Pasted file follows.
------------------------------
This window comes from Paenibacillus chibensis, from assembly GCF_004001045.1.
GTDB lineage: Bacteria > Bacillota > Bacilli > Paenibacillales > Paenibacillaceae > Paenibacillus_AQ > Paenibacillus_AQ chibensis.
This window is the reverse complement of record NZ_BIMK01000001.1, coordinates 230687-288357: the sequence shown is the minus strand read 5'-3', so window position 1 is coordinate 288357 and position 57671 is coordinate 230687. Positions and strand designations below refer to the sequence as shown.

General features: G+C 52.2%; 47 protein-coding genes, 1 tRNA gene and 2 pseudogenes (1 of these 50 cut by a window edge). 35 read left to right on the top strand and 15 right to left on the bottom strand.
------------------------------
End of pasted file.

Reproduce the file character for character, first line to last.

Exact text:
This window comes from Paenibacillus chibensis, from assembly GCF_004001045.1.
GTDB lineage: Bacteria > Bacillota > Bacilli > Paenibacillales > Paenibacillaceae > Paenibacillus_AQ > Paenibacillus_AQ chibensis.
This window is the reverse complement of record NZ_BIMK01000001.1, coordinates 230687-288357: the sequence shown is the minus strand read 5'-3', so window position 1 is coordinate 288357 and position 57671 is coordinate 230687. Positions and strand designations below refer to the sequence as shown.

General features: G+C 52.2%; 47 protein-coding genes, 1 tRNA gene and 2 pseudogenes (1 of these 50 cut by a window edge). 35 read left to right on the top strand and 15 right to left on the bottom strand.